By the mid-1990s, the Mercury Prize was firmly placed as a reliable guide to the albums worth hearing of that year. Certainly there were omissions – indie always seemed to be overrated, while the pop and R&B inclusions were a little unpredictable, but there are still a huge number of great albums in the lists below.
Mercury Music Prize 1995
- Guy Barker – Into the Blue
- Elastica – Elastica
- PJ Harvey – To Bring You My Love
- Leftfield – Leftism
- James MacMillan – Seven Last Words from the Cross
- Van Morrison – Days Like This
- Oasis – Definitely Maybe
- Portishead – Dummy
- Supergrass – I Should Coco
- Tricky – Maxinquaye
Winner: Portishead. Noel Gallagher famously thought he should have won for Definitely Maybe, but he turned out to be wrong.
Mercury Music Prize 1996
Took place on 10th September 1996.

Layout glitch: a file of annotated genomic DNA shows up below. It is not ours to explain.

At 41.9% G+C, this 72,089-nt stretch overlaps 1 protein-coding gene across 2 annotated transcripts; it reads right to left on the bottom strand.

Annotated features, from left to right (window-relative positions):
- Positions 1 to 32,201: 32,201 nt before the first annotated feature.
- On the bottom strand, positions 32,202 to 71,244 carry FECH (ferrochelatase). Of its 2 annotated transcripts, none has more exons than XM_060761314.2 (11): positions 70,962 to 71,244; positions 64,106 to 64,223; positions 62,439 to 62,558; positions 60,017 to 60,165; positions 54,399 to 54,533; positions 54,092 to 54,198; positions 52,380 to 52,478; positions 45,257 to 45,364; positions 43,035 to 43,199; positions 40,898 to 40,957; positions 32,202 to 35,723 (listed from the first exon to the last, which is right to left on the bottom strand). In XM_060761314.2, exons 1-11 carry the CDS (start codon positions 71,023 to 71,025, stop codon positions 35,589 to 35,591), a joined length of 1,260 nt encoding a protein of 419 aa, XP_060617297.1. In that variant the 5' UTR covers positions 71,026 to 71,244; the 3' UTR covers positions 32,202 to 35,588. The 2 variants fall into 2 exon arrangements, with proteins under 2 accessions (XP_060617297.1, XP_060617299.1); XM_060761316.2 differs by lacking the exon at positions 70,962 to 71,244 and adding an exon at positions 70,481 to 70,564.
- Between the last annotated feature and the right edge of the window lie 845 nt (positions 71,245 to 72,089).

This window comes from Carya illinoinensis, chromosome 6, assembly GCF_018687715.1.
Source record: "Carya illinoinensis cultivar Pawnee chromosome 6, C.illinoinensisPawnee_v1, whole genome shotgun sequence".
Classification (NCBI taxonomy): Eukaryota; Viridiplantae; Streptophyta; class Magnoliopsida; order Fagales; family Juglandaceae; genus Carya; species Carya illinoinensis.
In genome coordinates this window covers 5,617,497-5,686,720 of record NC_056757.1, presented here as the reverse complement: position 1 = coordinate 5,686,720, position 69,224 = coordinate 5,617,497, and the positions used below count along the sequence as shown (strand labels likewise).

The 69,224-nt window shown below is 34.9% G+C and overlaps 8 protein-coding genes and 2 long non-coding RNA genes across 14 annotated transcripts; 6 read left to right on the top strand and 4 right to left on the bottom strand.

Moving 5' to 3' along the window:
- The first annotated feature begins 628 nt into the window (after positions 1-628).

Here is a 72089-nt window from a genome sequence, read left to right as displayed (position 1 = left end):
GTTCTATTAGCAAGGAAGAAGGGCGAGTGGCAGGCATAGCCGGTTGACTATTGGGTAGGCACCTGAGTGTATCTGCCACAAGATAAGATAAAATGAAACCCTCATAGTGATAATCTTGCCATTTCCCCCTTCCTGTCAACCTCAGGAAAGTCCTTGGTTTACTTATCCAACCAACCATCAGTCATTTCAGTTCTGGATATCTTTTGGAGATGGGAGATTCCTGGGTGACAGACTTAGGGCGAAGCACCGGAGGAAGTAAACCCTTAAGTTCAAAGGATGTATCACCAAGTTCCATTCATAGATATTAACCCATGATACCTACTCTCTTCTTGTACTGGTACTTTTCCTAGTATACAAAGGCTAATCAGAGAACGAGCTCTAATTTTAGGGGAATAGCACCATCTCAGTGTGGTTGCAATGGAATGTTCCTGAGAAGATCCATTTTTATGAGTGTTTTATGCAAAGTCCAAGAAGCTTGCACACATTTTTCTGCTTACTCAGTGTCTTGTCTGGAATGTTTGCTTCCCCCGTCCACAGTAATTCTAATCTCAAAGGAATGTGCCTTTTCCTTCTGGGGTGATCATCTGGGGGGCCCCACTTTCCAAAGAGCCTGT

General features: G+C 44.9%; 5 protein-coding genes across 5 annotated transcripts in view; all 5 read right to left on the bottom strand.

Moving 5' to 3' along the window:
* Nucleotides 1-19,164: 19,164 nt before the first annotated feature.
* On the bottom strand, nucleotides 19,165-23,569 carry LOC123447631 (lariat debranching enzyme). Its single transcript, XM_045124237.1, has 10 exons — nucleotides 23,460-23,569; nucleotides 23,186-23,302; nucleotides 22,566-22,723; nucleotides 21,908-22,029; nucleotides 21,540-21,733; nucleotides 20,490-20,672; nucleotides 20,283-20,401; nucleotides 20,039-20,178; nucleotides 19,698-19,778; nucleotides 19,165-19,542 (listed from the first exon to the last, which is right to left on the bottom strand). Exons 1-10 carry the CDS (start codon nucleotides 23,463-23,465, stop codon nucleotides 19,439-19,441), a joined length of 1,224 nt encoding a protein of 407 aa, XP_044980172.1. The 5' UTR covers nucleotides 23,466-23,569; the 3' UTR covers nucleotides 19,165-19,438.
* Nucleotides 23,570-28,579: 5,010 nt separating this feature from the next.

- Artists for War Child – Help
- Black Grape – It’s Great When You’re Straight… Yeah!
- Peter Maxwell Davies / BBC Philharmonic – The Beltane Fire / Caroline Mathilde
- Manic Street Preachers – Everything Must Go
- Mark Morrison – Return of the Mack
- Oasis – (What’s the Story) Morning Glory?
- Courtney Pine – Modern Day Jazz Stories
- Pulp – Different Class
- Underworld – Second Toughest in the Infants
- Norma Waterson – Norma Waterson
Winner: Pulp. Presented to Jarvis Cocker, who then immediately handed over the award to Brian Eno and Tony Crean for the Help project.
Mercury Music Prize 1997
Took place on 28th August 1997, at the Grosvenor House Hotel in London.
- The Chemical Brothers – Dig Your Own Hole
- Beth Orton – Trailer Park
- Primal Scream – Vanishing Point
- The Prodigy – The Fat of the Land
- Radiohead – OK Computer
- Roni Size / Reprazent – New Forms
- Spice Girls – Spice
- Suede – Coming Up
- John Tavener – Svyati
- Mark-Anthony Turnage – Your Rockaby
Winner: Roni Size / Reprazent